Starting in the late 1990s and continuing to the present, the third wave of feminism emerged out of the realization that women are of many colors, ethnicities, nationalities, religions and cultural backgrounds. With this intention modern feminists embraced diversity and change. At the same time the third-wave movement was pared with the continual drive for employment equality and equal pay.
Like in previous feminist movements, there is no all-encompassing feminist idea but instead a drive to change a misnomer about the view of modern feminist.
As deemed in the second wave the “essentialist” definition of feminist assumed a universal female identity and over-emphasized the experiences of upper-middle-class white women. Third-wave feminism seeks to challenge or avoid this oversimplification of what a feminist is. Because of this defiance of categorization, third wave feminists believe there needs to be further changes in stereotypes of women and in the media portrayals of women. While being a noble cause this will only ever be achieved through the actions of the singular “individual,” and only then will a global effect be reached.
When the activist group Femen burst onto the Ukrainian protest scene in 2008 the expectations of those internationally were largely disgusted. While the stunts of these women could have instigated a serious discussion about sexism and gender inequality instead they served as a media based ploy that caused eye rolls so large the earth’s gravitational poll was affected. In protest of dirty politics these women held mud-wrestling matches on Kyiv’s central Independence Square.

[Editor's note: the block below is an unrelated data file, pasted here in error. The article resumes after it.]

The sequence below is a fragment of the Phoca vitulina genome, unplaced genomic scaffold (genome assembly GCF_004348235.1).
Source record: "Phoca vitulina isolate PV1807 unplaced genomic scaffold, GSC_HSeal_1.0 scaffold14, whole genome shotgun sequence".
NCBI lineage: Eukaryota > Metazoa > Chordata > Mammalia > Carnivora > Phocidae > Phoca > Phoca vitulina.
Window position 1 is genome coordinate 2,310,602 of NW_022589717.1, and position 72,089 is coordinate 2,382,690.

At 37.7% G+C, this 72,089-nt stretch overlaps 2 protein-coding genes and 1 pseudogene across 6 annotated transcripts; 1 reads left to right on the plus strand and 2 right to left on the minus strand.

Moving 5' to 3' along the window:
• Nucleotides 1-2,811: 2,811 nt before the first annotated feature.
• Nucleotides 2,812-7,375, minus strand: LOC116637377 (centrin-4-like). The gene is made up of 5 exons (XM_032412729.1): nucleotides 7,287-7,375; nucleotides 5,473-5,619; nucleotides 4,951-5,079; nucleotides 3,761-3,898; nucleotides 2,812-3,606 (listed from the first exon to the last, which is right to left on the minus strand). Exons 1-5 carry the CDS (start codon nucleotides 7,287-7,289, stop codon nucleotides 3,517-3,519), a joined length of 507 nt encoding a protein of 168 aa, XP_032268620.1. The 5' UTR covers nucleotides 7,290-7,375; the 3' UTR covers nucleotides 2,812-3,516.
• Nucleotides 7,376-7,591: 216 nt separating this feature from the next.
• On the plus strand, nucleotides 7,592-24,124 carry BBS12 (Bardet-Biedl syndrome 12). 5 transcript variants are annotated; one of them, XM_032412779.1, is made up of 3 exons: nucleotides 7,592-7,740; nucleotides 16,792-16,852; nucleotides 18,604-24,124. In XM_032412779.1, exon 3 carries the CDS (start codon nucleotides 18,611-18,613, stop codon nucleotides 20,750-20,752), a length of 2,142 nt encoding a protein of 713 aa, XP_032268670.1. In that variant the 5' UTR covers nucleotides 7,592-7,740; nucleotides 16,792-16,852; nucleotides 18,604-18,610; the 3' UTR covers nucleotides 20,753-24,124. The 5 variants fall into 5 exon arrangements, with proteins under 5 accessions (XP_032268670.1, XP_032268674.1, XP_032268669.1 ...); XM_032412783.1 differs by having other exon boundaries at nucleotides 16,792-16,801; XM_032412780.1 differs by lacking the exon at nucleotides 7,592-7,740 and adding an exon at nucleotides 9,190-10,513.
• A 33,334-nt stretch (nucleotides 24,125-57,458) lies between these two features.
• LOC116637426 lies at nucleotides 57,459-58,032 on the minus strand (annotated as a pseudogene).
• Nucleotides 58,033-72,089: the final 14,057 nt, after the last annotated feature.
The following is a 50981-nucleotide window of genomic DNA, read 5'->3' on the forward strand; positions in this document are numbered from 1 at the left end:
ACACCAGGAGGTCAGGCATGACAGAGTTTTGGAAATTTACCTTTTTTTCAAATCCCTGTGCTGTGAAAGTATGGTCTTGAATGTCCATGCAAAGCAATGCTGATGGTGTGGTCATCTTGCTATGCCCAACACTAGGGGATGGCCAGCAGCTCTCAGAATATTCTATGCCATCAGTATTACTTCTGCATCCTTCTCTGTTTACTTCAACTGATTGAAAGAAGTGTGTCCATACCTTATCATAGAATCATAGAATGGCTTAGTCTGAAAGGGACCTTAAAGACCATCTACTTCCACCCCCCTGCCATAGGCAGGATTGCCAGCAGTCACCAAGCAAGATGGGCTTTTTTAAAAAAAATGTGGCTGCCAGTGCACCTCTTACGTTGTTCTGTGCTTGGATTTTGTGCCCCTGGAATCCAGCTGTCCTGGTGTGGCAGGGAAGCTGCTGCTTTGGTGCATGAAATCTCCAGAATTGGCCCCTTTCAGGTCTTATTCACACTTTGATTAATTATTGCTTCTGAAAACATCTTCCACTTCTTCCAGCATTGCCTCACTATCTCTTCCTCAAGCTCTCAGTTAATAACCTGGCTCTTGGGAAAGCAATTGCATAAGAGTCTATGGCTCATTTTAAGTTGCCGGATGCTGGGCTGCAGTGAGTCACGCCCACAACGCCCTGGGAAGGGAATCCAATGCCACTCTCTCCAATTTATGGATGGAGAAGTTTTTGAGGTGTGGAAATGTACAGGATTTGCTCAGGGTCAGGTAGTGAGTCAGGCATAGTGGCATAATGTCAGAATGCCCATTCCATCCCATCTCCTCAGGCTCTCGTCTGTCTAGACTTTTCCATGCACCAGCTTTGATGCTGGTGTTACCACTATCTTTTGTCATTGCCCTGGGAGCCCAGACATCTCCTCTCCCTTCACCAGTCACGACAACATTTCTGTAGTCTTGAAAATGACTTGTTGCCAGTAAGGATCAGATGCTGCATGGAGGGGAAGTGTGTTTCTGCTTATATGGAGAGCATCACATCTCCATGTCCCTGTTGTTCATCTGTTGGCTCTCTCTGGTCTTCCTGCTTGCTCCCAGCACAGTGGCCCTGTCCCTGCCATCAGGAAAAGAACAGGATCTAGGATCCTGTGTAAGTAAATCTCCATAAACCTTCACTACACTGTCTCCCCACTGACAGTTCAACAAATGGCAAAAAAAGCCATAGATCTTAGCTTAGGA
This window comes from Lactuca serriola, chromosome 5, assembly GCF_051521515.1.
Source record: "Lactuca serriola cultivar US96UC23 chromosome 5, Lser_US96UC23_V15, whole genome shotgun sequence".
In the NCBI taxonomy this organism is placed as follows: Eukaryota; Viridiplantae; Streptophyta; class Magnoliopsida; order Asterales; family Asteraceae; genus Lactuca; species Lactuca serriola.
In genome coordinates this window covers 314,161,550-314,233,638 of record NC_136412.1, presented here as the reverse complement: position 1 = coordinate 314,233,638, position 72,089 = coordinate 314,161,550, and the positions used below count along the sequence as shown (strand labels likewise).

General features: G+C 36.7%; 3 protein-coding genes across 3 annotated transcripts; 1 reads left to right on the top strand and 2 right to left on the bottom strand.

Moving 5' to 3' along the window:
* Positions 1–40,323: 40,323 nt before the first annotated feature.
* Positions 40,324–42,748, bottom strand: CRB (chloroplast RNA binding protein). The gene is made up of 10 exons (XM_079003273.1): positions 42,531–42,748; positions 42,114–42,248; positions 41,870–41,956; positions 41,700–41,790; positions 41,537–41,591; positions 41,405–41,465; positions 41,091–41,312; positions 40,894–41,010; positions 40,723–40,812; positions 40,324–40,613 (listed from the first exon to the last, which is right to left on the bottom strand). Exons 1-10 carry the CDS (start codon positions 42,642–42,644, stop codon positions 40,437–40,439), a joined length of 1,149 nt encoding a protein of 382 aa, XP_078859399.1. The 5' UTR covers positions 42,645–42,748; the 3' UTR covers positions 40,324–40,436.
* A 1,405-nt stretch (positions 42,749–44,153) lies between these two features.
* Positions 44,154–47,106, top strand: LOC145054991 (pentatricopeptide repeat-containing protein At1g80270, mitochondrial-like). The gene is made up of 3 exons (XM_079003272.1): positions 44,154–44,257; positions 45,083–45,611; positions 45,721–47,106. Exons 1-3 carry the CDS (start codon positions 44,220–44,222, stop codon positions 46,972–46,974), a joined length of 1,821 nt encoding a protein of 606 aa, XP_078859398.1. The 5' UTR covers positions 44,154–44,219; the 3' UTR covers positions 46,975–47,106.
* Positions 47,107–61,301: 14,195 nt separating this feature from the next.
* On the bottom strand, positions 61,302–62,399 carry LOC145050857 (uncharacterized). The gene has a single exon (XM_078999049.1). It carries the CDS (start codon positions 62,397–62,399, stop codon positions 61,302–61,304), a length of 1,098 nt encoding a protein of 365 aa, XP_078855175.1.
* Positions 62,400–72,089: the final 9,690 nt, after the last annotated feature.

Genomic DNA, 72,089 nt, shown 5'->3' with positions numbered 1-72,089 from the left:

Six years and a new office of Paris later, the group, which professes to use “sextremism” to fight against patriarchy as manifested by dictatorship and the sex industry more closely resembles the red light district of Amsterdam, being that the group is largely unable to do anything unless they are topless.
Femen has raised eyebrows with its topless antics and state that they are the founders of the new wave feminism, but one can only wonder if they are only reinforce stereotypes that surround women and solidify a particular image of “women” in the media.
There is little evidence that the “pop feminists” have had any significant impact on the modern world. And with the high hopes and intentions they originated with, protesting against the tradition in Ukraine of turning off hot water in rotating districts of a city seems largely trifling when the international sex trade runs raiment in their native land of Ukraine.
This trend could also be a sign of the times. According to a piece in The Atlantic, pop singer Ke$ha “might be just what some of the 20th century’s most famous feminist thinkers had in mind.”
This is a saddening thought when women like Zaha Hadid create breathtaking creations for those of the next generation.
When Brazilian President Dilma Rouseff, Australian Gov. Gen. Quentin Bryce, Serbian acting President Slavica Đukić Dejanović and Malawi President and Nobel Peace Prize winner Joyce Hilda Banda née Mtila lead international actors. When German Chancellor Angela Dorothea Merkel lead the European Union though the Euro Crisis and when Malala Yousufzai has the will to still defy the Taliban after an attempt on her life.
These are the individual women who create the definition of the third-wave feminist. Women who don’t think of those around them as anything but equal people.
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